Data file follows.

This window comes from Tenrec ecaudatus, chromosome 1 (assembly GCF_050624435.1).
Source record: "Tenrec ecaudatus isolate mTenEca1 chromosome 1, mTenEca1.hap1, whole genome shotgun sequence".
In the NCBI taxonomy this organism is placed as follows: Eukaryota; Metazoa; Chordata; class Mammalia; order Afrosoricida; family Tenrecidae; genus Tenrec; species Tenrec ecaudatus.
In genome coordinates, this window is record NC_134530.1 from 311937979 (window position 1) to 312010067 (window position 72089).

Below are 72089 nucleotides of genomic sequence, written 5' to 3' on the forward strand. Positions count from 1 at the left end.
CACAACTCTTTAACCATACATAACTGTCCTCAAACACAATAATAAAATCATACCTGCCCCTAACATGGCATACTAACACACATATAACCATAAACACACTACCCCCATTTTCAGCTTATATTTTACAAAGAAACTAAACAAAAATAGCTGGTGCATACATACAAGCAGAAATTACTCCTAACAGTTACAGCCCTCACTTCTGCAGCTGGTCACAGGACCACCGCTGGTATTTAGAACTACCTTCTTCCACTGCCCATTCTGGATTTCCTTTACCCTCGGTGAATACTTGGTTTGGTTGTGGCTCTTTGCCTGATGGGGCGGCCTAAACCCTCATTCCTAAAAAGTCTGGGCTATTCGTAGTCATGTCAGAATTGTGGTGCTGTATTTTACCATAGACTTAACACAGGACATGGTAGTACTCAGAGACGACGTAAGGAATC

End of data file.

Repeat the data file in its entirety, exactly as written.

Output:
This window comes from Tenrec ecaudatus, chromosome 1 (assembly GCF_050624435.1).
Source record: "Tenrec ecaudatus isolate mTenEca1 chromosome 1, mTenEca1.hap1, whole genome shotgun sequence".
In the NCBI taxonomy this organism is placed as follows: Eukaryota; Metazoa; Chordata; class Mammalia; order Afrosoricida; family Tenrecidae; genus Tenrec; species Tenrec ecaudatus.
In genome coordinates, this window is record NC_134530.1 from 311937979 (window position 1) to 312010067 (window position 72089).

Below are 72089 nucleotides of genomic sequence, written 5' to 3' on the forward strand. Positions count from 1 at the left end.
CACAACTCTTTAACCATACATAACTGTCCTCAAACACAATAATAAAATCATACCTGCCCCTAACATGGCATACTAACACACATATAACCATAAACACACTACCCCCATTTTCAGCTTATATTTTACAAAGAAACTAAACAAAAATAGCTGGTGCATACATACAAGCAGAAATTACTCCTAACAGTTACAGCCCTCACTTCTGCAGCTGGTCACAGGACCACCGCTGGTATTTAGAACTACCTTCTTCCACTGCCCATTCTGGATTTCCTTTACCCTCGGTGAATACTTGGTTTGGTTGTGGCTCTTTGCCTGATGGGGCGGCCTAAACCCTCATTCCTAAAAAGTCTGGGCTATTCGTAGTCATGTCAGAATTGTGGTGCTGTATTTTACCATAGACTTAACACAGGACATGGTAGTACTCAGAGACGACGTAAGGAATC